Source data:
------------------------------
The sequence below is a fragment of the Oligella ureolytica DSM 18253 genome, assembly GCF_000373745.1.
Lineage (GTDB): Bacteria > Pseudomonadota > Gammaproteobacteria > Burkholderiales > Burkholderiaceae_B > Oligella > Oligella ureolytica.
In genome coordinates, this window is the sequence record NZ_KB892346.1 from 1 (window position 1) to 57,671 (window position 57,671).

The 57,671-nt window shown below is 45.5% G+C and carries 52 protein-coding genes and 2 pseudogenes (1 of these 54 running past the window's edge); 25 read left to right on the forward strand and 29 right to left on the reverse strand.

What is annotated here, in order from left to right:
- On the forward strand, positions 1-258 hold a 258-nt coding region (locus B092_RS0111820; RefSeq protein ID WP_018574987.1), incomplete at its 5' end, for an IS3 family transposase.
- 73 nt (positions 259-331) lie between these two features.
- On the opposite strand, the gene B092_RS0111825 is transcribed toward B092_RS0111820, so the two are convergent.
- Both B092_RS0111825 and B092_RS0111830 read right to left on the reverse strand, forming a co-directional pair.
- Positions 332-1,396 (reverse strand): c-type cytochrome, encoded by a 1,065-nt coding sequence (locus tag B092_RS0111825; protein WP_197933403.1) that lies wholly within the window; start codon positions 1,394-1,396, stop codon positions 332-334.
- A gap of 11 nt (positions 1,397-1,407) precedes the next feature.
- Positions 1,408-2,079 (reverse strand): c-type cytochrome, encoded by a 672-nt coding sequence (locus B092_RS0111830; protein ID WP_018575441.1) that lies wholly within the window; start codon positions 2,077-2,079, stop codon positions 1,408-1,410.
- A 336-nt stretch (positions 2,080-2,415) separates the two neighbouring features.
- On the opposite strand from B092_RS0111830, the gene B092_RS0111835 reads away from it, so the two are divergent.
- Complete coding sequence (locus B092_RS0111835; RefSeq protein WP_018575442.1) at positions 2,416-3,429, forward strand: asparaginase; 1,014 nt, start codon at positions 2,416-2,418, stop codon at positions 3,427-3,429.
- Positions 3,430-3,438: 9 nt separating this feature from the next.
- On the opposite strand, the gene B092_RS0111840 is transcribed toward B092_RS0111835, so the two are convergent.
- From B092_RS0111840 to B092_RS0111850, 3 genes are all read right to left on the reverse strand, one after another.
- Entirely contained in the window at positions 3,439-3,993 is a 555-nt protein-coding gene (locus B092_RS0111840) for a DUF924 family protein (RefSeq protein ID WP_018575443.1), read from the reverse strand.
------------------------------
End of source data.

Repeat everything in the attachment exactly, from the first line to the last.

The sequence below is a fragment of the Oligella ureolytica DSM 18253 genome, assembly GCF_000373745.1.
Lineage (GTDB): Bacteria > Pseudomonadota > Gammaproteobacteria > Burkholderiales > Burkholderiaceae_B > Oligella > Oligella ureolytica.
In genome coordinates, this window is the sequence record NZ_KB892346.1 from 1 (window position 1) to 57,671 (window position 57,671).

The 57,671-nt window shown below is 45.5% G+C and carries 52 protein-coding genes and 2 pseudogenes (1 of these 54 running past the window's edge); 25 read left to right on the forward strand and 29 right to left on the reverse strand.

What is annotated here, in order from left to right:
- On the forward strand, positions 1-258 hold a 258-nt coding region (locus B092_RS0111820; RefSeq protein ID WP_018574987.1), incomplete at its 5' end, for an IS3 family transposase.
- 73 nt (positions 259-331) lie between these two features.
- On the opposite strand, the gene B092_RS0111825 is transcribed toward B092_RS0111820, so the two are convergent.
- Both B092_RS0111825 and B092_RS0111830 read right to left on the reverse strand, forming a co-directional pair.
- Positions 332-1,396 (reverse strand): c-type cytochrome, encoded by a 1,065-nt coding sequence (locus tag B092_RS0111825; protein WP_197933403.1) that lies wholly within the window; start codon positions 1,394-1,396, stop codon positions 332-334.
- A gap of 11 nt (positions 1,397-1,407) precedes the next feature.
- Positions 1,408-2,079 (reverse strand): c-type cytochrome, encoded by a 672-nt coding sequence (locus B092_RS0111830; protein ID WP_018575441.1) that lies wholly within the window; start codon positions 2,077-2,079, stop codon positions 1,408-1,410.
- A 336-nt stretch (positions 2,080-2,415) separates the two neighbouring features.
- On the opposite strand from B092_RS0111830, the gene B092_RS0111835 reads away from it, so the two are divergent.
- Complete coding sequence (locus B092_RS0111835; RefSeq protein WP_018575442.1) at positions 2,416-3,429, forward strand: asparaginase; 1,014 nt, start codon at positions 2,416-2,418, stop codon at positions 3,427-3,429.
- Positions 3,430-3,438: 9 nt separating this feature from the next.
- On the opposite strand, the gene B092_RS0111840 is transcribed toward B092_RS0111835, so the two are convergent.
- From B092_RS0111840 to B092_RS0111850, 3 genes are all read right to left on the reverse strand, one after another.
- Entirely contained in the window at positions 3,439-3,993 is a 555-nt protein-coding gene (locus B092_RS0111840) for a DUF924 family protein (RefSeq protein ID WP_018575443.1), read from the reverse strand.